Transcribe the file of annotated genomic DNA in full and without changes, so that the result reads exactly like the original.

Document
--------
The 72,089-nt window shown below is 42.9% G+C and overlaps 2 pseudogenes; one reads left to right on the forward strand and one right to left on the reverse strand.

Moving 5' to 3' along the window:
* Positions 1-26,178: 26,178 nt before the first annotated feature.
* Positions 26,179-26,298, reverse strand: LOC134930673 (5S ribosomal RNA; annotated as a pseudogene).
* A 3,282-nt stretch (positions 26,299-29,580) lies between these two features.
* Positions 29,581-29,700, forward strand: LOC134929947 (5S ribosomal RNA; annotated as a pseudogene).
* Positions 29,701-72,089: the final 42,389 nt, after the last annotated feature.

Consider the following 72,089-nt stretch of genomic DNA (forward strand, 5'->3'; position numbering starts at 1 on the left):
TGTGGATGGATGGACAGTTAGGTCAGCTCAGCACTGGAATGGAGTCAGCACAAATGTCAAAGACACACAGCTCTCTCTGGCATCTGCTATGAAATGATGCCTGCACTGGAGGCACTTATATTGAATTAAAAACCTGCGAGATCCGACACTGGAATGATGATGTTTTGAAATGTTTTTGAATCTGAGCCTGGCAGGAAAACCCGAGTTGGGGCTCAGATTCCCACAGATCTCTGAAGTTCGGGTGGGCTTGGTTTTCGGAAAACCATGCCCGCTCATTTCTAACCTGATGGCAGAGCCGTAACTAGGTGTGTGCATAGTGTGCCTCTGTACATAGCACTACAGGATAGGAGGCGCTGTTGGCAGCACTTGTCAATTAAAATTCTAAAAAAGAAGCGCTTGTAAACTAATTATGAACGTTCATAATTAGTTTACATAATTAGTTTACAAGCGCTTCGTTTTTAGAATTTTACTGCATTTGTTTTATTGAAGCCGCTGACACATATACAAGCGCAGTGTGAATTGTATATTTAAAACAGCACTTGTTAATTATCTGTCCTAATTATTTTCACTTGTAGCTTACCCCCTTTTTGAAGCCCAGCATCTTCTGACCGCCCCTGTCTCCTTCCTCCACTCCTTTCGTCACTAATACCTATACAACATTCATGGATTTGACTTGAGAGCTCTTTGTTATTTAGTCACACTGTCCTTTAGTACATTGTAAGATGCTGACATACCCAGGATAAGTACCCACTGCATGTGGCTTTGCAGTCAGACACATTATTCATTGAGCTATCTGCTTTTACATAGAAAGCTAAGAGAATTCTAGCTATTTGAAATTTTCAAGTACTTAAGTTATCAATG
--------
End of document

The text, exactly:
The 72,089-nt window shown below is 42.9% G+C and overlaps 2 pseudogenes; one reads left to right on the forward strand and one right to left on the reverse strand.

Moving 5' to 3' along the window:
* Positions 1-26,178: 26,178 nt before the first annotated feature.
* Positions 26,179-26,298, reverse strand: LOC134930673 (5S ribosomal RNA; annotated as a pseudogene).
* A 3,282-nt stretch (positions 26,299-29,580) lies between these two features.
* Positions 29,581-29,700, forward strand: LOC134929947 (5S ribosomal RNA; annotated as a pseudogene).
* Positions 29,701-72,089: the final 42,389 nt, after the last annotated feature.

Consider the following 72,089-nt stretch of genomic DNA (forward strand, 5'->3'; position numbering starts at 1 on the left):
TGTGGATGGATGGACAGTTAGGTCAGCTCAGCACTGGAATGGAGTCAGCACAAATGTCAAAGACACACAGCTCTCTCTGGCATCTGCTATGAAATGATGCCTGCACTGGAGGCACTTATATTGAATTAAAAACCTGCGAGATCCGACACTGGAATGATGATGTTTTGAAATGTTTTTGAATCTGAGCCTGGCAGGAAAACCCGAGTTGGGGCTCAGATTCCCACAGATCTCTGAAGTTCGGGTGGGCTTGGTTTTCGGAAAACCATGCCCGCTCATTTCTAACCTGATGGCAGAGCCGTAACTAGGTGTGTGCATAGTGTGCCTCTGTACATAGCACTACAGGATAGGAGGCGCTGTTGGCAGCACTTGTCAATTAAAATTCTAAAAAAGAAGCGCTTGTAAACTAATTATGAACGTTCATAATTAGTTTACATAATTAGTTTACAAGCGCTTCGTTTTTAGAATTTTACTGCATTTGTTTTATTGAAGCCGCTGACACATATACAAGCGCAGTGTGAATTGTATATTTAAAACAGCACTTGTTAATTATCTGTCCTAATTATTTTCACTTGTAGCTTACCCCCTTTTTGAAGCCCAGCATCTTCTGACCGCCCCTGTCTCCTTCCTCCACTCCTTTCGTCACTAATACCTATACAACATTCATGGATTTGACTTGAGAGCTCTTTGTTATTTAGTCACACTGTCCTTTAGTACATTGTAAGATGCTGACATACCCAGGATAAGTACCCACTGCATGTGGCTTTGCAGTCAGACACATTATTCATTGAGCTATCTGCTTTTACATAGAAAGCTAAGAGAATTCTAGCTATTTGAAATTTTCAAGTACTTAAGTTATCAATG